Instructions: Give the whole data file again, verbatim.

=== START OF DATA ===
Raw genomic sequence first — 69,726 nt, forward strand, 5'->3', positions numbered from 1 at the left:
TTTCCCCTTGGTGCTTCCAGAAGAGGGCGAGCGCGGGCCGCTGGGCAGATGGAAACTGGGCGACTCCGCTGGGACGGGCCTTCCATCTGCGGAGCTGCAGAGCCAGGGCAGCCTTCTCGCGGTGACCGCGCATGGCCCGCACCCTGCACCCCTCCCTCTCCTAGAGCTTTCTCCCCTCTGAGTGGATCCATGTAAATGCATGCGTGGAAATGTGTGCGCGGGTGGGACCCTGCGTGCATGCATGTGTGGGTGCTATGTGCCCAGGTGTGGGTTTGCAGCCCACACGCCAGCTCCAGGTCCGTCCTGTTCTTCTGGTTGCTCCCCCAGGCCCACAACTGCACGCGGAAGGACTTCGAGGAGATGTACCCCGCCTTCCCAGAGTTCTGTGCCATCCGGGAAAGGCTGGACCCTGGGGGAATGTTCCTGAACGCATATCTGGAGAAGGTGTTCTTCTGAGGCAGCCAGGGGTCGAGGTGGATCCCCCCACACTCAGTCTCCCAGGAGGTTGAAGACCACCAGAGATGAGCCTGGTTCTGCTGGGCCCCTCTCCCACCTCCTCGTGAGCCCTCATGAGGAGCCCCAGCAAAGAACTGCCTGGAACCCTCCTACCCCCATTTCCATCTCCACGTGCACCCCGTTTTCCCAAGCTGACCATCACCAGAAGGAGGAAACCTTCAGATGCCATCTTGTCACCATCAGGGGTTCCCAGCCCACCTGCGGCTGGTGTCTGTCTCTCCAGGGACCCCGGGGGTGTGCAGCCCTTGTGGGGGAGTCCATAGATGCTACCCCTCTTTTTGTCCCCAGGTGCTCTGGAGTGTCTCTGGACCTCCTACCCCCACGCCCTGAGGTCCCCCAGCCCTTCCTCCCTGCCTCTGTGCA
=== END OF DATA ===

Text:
Raw genomic sequence first — 69,726 nt, forward strand, 5'->3', positions numbered from 1 at the left:
TTTCCCCTTGGTGCTTCCAGAAGAGGGCGAGCGCGGGCCGCTGGGCAGATGGAAACTGGGCGACTCCGCTGGGACGGGCCTTCCATCTGCGGAGCTGCAGAGCCAGGGCAGCCTTCTCGCGGTGACCGCGCATGGCCCGCACCCTGCACCCCTCCCTCTCCTAGAGCTTTCTCCCCTCTGAGTGGATCCATGTAAATGCATGCGTGGAAATGTGTGCGCGGGTGGGACCCTGCGTGCATGCATGTGTGGGTGCTATGTGCCCAGGTGTGGGTTTGCAGCCCACACGCCAGCTCCAGGTCCGTCCTGTTCTTCTGGTTGCTCCCCCAGGCCCACAACTGCACGCGGAAGGACTTCGAGGAGATGTACCCCGCCTTCCCAGAGTTCTGTGCCATCCGGGAAAGGCTGGACCCTGGGGGAATGTTCCTGAACGCATATCTGGAGAAGGTGTTCTTCTGAGGCAGCCAGGGGTCGAGGTGGATCCCCCCACACTCAGTCTCCCAGGAGGTTGAAGACCACCAGAGATGAGCCTGGTTCTGCTGGGCCCCTCTCCCACCTCCTCGTGAGCCCTCATGAGGAGCCCCAGCAAAGAACTGCCTGGAACCCTCCTACCCCCATTTCCATCTCCACGTGCACCCCGTTTTCCCAAGCTGACCATCACCAGAAGGAGGAAACCTTCAGATGCCATCTTGTCACCATCAGGGGTTCCCAGCCCACCTGCGGCTGGTGTCTGTCTCTCCAGGGACCCCGGGGGTGTGCAGCCCTTGTGGGGGAGTCCATAGATGCTACCCCTCTTTTTGTCCCCAGGTGCTCTGGAGTGTCTCTGGACCTCCTACCCCCACGCCCTGAGGTCCCCCAGCCCTTCCTCCCTGCCTCTGTGCA